Experience Albania as Lord Byron did 200 years ago

by Hidden Trails 09/14/2011

 Author: Rudina Hoxha
Place: Albania
Date: 7 September 2011

Riding in Albania

Experiencing Albania as Lord Byron did 200 years ago.
When night fell, they would read Lord Byron’s poetry and excerpts from the diary of his friend, John Cam Hobhouse. When the sun rose, they would jump on their horses and rode the paths the British poet took in 1809 in southern Albania.

This was the premise of the 10-day horseback riding expedition, the first of its kind ever organised in the country by the Albanian historian, journalist and tourism promoter, A Tare. The expedition took place in mid-July 2011. Fourteen professional and amateur British riders participated. Among the participants was Alexandra Mommersteeg, who is known in the UK for organizing the Royal Ascot, a race opened by the Queen of England and attended by many British notables.
A passionate scholar of the relationship Lord Byron had with Albania, Tare recently came up with the idea to promote the cultural and historical tourism of a few Albanian areas not typically on the traditional tourist route.

Tare had long considered how to advance tourism in the southern town of Gjirokastra. “Tourists sightsee here for one day and then they leave.  So, I was thinking how to prolong this experience. And I thought of Drinos Valley in Gjirokastra and how it can be used for horseback riding tours in the search for Lord Byron. The idea thrilled me,”43-year-old Tare told Southeast Europe: People and Culture.

Tare has been organising unique tours and special events to promote tourism in Albania since 1994. He has been distinguished for finding the middle path between cultural heritage promotion and sustainable economic development. Now this experience is also offered via Hidden Trails, a unique equestrian holiday organizer all over the world - located in Vancouver, BC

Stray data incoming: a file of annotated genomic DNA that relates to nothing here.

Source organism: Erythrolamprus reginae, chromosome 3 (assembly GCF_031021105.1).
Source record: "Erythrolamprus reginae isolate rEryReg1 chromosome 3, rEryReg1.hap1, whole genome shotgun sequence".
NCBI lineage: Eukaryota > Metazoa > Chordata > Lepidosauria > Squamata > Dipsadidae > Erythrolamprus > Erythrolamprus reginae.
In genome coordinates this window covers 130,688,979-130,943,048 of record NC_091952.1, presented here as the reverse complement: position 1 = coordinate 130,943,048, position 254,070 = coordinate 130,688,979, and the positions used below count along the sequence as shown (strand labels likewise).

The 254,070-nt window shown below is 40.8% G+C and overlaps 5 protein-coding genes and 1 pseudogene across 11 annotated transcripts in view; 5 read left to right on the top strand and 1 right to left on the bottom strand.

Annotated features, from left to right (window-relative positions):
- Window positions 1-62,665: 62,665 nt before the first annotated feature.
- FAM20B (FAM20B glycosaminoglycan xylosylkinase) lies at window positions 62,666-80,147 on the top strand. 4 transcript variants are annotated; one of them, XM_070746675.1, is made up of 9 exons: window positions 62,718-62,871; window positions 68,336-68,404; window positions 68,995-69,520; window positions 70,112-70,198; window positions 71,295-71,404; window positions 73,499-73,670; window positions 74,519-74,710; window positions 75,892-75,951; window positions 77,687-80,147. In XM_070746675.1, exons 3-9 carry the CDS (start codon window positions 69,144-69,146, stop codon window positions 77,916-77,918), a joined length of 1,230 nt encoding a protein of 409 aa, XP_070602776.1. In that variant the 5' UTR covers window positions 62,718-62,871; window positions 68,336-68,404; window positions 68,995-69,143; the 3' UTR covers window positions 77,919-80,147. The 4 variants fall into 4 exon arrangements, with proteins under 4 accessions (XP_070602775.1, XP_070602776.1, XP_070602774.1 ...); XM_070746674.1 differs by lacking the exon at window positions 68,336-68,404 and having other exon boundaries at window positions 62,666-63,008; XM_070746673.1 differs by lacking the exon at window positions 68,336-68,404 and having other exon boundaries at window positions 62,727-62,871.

A horseback tour of Albania offers amazing views of the mountains and plains.

As Lord Byron did 202 years ago, the expedition participants rode through the range of mountains of Lunxhëria to reach Tepelena, in southern Albania.  The process of finding ‘suitable’ horses for the expedition was not an easy task for Tare. “I spent time searching these horses from one village to the other. The British cannot ride just any horses. They have a deep respect for the animals,” he said. 
Tare had ridden through the Drinos Valley himself many times before. In 2007 Tare crossed the Drinos Valley with the renowned British horseman and writer, Robin Hanbury-Tenison. One year later, the actor Rupert Everett arrived in Albania to make a documentary on Lord Byron’s journey throughout the region for British Television’s “Channel Four.” “All in all, it was an extraordinary experience. Everything went perfectly. It was interesting to see that not much had changed in two centuries,” said Tare with a laugh.

Riding in Albania

The trips have proven to be an economic asset, as the expedition participants frequented local bars, restaurants and hotels. They participants had the opportunity to taste Albanian food and experience all that the local nature has to offer.

Tare has planned to turn this kind of expedition into a tradition. “Next year, we have planned to do the same but with four groups,” he said. Furthermore, his idea is to follow a different itinerary: “We will meet all in the Greek town of Ioannina and walk down to Tepelena, thereby invoking the feeling of travelling by caravans,” he said.
Tare has also played a key role in establishing the Butrint National Park, in southwest Albania, which is part of the UNESCO World Heritage sites, alongside with the cities of Gjirokastra and Berat. 

For more information, check out the Hidden Trails website for tour details with rates and dates of rides in Albania.

In the Footsteps of Lord Byron  - a Horse Trek with Hidden Trails

 

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